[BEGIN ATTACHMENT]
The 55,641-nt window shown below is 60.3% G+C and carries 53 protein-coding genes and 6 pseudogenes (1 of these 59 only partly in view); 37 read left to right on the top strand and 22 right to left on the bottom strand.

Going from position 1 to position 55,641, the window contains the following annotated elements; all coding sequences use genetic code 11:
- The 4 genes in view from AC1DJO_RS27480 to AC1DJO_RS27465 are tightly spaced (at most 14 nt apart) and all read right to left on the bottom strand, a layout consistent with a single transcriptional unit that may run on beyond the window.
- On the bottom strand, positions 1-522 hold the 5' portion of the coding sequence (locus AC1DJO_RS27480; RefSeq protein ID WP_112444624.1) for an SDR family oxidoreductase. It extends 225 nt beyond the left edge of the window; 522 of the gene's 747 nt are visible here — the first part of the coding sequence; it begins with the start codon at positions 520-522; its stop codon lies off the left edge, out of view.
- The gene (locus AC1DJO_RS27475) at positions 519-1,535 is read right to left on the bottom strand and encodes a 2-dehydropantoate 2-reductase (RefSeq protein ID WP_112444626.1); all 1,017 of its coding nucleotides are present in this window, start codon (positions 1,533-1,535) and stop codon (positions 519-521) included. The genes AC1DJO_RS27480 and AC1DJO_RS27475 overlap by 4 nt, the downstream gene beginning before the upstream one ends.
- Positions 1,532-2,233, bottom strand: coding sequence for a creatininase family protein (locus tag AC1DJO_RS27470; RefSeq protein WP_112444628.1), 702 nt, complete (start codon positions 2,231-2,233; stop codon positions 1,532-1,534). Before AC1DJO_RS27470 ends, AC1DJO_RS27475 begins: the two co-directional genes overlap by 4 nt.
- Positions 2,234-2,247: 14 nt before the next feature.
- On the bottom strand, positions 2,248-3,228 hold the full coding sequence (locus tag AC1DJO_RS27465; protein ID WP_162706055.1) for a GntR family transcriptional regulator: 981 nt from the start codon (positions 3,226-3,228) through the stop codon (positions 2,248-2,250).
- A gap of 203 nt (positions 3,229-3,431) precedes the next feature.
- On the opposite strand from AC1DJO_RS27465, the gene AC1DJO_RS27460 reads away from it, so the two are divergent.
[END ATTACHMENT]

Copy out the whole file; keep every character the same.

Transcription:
The 55,641-nt window shown below is 60.3% G+C and carries 53 protein-coding genes and 6 pseudogenes (1 of these 59 only partly in view); 37 read left to right on the top strand and 22 right to left on the bottom strand.

Going from position 1 to position 55,641, the window contains the following annotated elements; all coding sequences use genetic code 11:
- The 4 genes in view from AC1DJO_RS27480 to AC1DJO_RS27465 are tightly spaced (at most 14 nt apart) and all read right to left on the bottom strand, a layout consistent with a single transcriptional unit that may run on beyond the window.
- On the bottom strand, positions 1-522 hold the 5' portion of the coding sequence (locus AC1DJO_RS27480; RefSeq protein ID WP_112444624.1) for an SDR family oxidoreductase. It extends 225 nt beyond the left edge of the window; 522 of the gene's 747 nt are visible here — the first part of the coding sequence; it begins with the start codon at positions 520-522; its stop codon lies off the left edge, out of view.
- The gene (locus AC1DJO_RS27475) at positions 519-1,535 is read right to left on the bottom strand and encodes a 2-dehydropantoate 2-reductase (RefSeq protein ID WP_112444626.1); all 1,017 of its coding nucleotides are present in this window, start codon (positions 1,533-1,535) and stop codon (positions 519-521) included. The genes AC1DJO_RS27480 and AC1DJO_RS27475 overlap by 4 nt, the downstream gene beginning before the upstream one ends.
- Positions 1,532-2,233, bottom strand: coding sequence for a creatininase family protein (locus tag AC1DJO_RS27470; RefSeq protein WP_112444628.1), 702 nt, complete (start codon positions 2,231-2,233; stop codon positions 1,532-1,534). Before AC1DJO_RS27470 ends, AC1DJO_RS27475 begins: the two co-directional genes overlap by 4 nt.
- Positions 2,234-2,247: 14 nt before the next feature.
- On the bottom strand, positions 2,248-3,228 hold the full coding sequence (locus tag AC1DJO_RS27465; protein ID WP_162706055.1) for a GntR family transcriptional regulator: 981 nt from the start codon (positions 3,226-3,228) through the stop codon (positions 2,248-2,250).
- A gap of 203 nt (positions 3,229-3,431) precedes the next feature.
- On the opposite strand from AC1DJO_RS27465, the gene AC1DJO_RS27460 reads away from it, so the two are divergent.